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In this issue:
Zhang and Martinez Elected to the American Academy of Arts and Sciences
Reminder: Inaugural Scientific Computing Seminar Today

SLAC Today

Tuesday - April 26, 2011

Zhang and Martinez Elected to the American Academy of Arts and Sciences

Two SLAC researchers are among a total of eight Stanford faculty members elected to the American Academy of Arts and Sciences this year. The academy brought in 212 new members in all, leaders from academia, business, public affairs, the humanities and the arts.

The acedemy is a leading honorary society and center for independent policy research, founded during the American revolution with a charter "to cultivate every art and science which may tend to advance the interest, honour, dignity, and happiness of a free, independent, and virtuous people." Its members contribute to academy studies of science and technology policy, global security, social policy and American institutions, the humanities and education.

"It was a complete surprise," said theoretical chemist Todd Martinez of his election to academy membership. "One of my colleagues congratulated me and I then found a FedEx letter from the academy in my mailbox. I am honored to be elected and gratified that the membership recognizes the importance of our work."

Martinez, a professor of photon science in the PULSE Institute at SLAC and professor of chemistry at Stanford, studies physical and theoretical chemistry. His research group models the behavior of both atoms and electrons together—bridging traditional chemical and quantum models—to explore photochemical reactions in important biological molecules, such as the pigments that make vision possible. His researchers also seek to understand how mechanical stresses can affect the chemical properties in materials. Before joining Stanford in 2009, he was a professor of chemistry at the University of Illinois at Champaign-Urbana. He earned his bachelor's degree at Calvin College and his doctorate from the University of California Los Angeles.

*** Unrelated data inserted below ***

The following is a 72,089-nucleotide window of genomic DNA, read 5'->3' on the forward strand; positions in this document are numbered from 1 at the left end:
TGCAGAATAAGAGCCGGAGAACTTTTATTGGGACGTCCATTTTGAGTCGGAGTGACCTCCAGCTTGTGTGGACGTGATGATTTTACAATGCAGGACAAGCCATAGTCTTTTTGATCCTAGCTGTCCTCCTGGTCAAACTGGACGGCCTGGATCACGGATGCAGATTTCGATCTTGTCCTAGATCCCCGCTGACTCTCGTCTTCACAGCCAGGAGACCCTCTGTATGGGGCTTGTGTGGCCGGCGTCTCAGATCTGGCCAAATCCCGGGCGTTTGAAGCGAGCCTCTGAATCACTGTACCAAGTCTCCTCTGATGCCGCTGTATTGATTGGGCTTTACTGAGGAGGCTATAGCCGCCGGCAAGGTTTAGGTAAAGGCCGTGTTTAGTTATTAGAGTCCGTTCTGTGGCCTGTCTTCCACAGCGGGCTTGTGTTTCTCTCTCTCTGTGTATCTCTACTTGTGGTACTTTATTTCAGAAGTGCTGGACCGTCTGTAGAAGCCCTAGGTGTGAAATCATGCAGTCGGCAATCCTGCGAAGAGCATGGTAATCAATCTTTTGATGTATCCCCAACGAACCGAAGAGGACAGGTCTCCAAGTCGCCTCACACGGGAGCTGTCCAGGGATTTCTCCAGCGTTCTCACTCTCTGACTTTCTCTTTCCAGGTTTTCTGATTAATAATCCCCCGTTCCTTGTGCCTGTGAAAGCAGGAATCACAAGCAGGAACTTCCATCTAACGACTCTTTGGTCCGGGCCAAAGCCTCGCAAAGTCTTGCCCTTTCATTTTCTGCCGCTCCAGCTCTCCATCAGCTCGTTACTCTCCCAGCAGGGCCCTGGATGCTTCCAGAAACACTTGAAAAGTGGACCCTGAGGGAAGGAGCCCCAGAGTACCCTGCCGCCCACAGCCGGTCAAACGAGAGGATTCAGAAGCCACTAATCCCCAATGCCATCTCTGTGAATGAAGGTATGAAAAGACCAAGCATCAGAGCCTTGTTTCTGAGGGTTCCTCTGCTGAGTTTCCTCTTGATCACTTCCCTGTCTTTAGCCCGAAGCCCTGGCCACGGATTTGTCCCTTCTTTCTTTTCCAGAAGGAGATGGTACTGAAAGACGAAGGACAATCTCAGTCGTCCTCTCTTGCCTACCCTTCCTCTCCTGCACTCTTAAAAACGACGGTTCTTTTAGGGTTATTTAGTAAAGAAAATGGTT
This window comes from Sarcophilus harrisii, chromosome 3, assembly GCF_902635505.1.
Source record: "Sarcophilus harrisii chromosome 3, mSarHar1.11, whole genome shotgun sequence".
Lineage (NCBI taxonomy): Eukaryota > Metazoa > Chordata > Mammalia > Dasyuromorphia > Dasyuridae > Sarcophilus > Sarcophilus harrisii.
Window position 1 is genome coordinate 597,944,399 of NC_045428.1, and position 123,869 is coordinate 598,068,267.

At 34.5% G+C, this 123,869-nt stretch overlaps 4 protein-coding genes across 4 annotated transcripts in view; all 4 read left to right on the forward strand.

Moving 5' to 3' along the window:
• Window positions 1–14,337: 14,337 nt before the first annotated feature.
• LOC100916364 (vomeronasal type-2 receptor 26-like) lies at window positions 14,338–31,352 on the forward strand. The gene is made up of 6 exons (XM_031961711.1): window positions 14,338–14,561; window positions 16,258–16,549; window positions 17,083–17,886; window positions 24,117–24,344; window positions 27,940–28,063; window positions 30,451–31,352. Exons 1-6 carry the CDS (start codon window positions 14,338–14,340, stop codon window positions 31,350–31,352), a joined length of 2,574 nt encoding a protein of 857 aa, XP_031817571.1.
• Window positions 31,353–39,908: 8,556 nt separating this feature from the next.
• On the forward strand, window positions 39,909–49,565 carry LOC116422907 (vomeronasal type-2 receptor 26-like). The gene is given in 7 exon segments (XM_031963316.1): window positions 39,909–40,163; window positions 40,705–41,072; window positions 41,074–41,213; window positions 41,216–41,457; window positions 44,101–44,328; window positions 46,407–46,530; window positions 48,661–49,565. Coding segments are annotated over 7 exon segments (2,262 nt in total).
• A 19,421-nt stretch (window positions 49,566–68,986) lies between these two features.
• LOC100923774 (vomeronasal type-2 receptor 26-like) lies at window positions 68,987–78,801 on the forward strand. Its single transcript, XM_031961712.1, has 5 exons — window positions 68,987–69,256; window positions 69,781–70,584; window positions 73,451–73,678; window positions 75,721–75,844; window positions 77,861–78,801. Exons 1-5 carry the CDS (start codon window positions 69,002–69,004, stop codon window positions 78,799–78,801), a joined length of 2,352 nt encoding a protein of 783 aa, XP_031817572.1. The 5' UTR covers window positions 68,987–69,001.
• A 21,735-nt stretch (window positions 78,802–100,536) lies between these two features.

Also honored is Shoucheng Zhang, a researcher in the Stanford Institute for Materials and Energy Science at SLAC and professor of physics at Stanford. His research focuses in theoretical condensed matter physics, including the quantum spin Hall effect, topological insulators and superconductors, quantum spintronics, superfluidity and magnetism. Before coming to Stanford, Zhang worked in the IBM Almaden Research Center in San Jose. He earned his diploma in physics from the Free University of Berlin and his doctorate in physics at the State University of New York at Stony Brook.

"It is of course a great honor and recognition for my work," Zhang said. "The election also inspires me to become a broader scientist and a more active citizen. The founding member of the academy Ben Frankin is a good role model for me now."

Reminder: Inaugural Scientific Computing Seminar Today

Today at 4 p.m. in Kavli Auditorium, please join SLAC colleagues and fellow scientific computing enthusiasts to hear Garth Williams from the Linac Coherent Light Source present "Challenges from LCLS: New Methods in Coherent Imaging and Nano Crystallography." Williams will discuss how the raw data taken by the Coherent X-ray Imaging instrument—which can already exceed 700 megabytes per second and total more than 100 terabytes for some experiments—is converted into molecular and atomic structures. Join in for coffee and discussion after the talk.

This talk launches the SLAC Scientific Computing Seminar Series, with lectures currently scheduled for one Tuesday a month in Kavli Auditorium. The next will place on May 17.

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